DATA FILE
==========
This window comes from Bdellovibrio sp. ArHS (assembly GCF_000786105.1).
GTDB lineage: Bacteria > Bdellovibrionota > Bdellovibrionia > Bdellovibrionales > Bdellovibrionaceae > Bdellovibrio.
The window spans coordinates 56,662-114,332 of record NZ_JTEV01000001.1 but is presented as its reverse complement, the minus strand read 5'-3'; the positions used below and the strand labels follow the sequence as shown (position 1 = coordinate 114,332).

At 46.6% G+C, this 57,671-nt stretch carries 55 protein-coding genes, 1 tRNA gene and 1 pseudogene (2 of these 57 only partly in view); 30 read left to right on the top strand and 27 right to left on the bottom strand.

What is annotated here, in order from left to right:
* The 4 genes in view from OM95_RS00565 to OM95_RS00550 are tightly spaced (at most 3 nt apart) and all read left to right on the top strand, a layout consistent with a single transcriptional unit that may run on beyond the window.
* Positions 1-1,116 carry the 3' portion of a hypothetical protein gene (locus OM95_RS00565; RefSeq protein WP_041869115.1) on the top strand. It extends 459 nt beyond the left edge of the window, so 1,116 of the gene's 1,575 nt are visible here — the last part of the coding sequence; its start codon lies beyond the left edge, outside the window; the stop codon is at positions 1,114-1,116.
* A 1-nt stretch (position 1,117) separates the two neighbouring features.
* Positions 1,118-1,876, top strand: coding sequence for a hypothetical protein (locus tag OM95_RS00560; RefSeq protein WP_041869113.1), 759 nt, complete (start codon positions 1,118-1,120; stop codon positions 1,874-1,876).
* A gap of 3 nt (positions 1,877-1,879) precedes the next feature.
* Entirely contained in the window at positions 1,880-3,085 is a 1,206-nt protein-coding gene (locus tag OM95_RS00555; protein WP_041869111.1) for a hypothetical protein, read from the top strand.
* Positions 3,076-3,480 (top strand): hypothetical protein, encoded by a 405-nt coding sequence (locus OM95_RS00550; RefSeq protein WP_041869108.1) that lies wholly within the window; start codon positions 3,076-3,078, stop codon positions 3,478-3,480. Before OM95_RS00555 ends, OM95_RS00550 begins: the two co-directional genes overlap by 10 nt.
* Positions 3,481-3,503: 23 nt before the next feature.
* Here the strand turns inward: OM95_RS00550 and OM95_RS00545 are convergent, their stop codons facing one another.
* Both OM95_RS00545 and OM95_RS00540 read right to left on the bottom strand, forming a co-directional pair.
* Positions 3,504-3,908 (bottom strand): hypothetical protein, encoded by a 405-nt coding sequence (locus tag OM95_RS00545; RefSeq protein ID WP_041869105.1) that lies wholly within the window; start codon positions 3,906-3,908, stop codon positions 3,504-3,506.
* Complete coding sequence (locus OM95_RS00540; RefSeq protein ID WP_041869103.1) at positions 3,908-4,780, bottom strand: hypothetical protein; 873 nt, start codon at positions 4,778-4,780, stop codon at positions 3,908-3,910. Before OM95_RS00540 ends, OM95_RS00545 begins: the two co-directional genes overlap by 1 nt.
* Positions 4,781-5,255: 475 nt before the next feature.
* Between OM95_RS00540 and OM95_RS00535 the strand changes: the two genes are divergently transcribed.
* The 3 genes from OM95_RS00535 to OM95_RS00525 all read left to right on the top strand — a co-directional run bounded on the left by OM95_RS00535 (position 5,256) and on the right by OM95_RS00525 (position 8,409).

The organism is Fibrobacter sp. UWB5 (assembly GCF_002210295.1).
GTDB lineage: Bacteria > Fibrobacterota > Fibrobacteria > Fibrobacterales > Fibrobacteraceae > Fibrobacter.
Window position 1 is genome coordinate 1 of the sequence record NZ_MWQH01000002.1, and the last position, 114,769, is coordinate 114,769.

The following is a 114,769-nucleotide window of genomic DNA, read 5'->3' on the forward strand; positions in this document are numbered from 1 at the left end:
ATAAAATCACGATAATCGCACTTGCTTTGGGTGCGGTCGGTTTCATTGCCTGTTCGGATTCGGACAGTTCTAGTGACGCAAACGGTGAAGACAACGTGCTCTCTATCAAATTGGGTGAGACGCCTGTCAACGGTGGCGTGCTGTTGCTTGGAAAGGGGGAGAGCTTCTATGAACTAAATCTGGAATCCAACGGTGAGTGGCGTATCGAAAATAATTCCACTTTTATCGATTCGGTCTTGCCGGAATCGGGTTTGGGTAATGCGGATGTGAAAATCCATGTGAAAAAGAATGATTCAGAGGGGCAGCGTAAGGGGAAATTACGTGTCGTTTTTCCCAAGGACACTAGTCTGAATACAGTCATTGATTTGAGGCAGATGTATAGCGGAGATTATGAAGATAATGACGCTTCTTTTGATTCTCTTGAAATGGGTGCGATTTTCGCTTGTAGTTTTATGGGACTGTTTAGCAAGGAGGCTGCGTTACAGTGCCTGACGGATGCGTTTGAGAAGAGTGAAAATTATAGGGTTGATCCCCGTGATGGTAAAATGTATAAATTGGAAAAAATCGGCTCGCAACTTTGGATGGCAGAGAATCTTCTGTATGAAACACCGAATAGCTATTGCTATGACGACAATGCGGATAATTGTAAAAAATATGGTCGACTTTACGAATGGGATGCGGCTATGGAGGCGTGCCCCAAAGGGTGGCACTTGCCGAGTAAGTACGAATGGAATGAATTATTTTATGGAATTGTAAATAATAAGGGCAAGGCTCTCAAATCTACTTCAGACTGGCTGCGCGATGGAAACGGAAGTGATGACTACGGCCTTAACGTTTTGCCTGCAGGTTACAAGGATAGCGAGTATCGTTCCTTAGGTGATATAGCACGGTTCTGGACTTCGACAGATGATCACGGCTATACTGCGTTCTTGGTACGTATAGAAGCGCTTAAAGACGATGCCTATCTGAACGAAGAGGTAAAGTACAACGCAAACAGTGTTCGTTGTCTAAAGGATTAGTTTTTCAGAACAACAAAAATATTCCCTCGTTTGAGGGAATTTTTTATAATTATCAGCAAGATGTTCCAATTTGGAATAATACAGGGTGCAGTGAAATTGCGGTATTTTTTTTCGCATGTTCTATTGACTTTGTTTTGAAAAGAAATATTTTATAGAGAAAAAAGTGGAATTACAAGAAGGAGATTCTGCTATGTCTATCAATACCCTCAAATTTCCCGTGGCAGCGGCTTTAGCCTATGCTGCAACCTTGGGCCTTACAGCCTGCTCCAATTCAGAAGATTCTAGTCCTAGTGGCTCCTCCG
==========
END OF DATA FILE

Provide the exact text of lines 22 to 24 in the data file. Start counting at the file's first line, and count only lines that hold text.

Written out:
GTDB lineage: Bacteria > Fibrobacterota > Fibrobacteria > Fibrobacterales > Fibrobacteraceae > Fibrobacter.
Window position 1 is genome coordinate 1 of the sequence record NZ_MWQH01000002.1, and the last position, 114,769, is coordinate 114,769.

The following is a 114,769-nucleotide window of genomic DNA, read 5'->3' on the forward strand; positions in this document are numbered from 1 at the left end: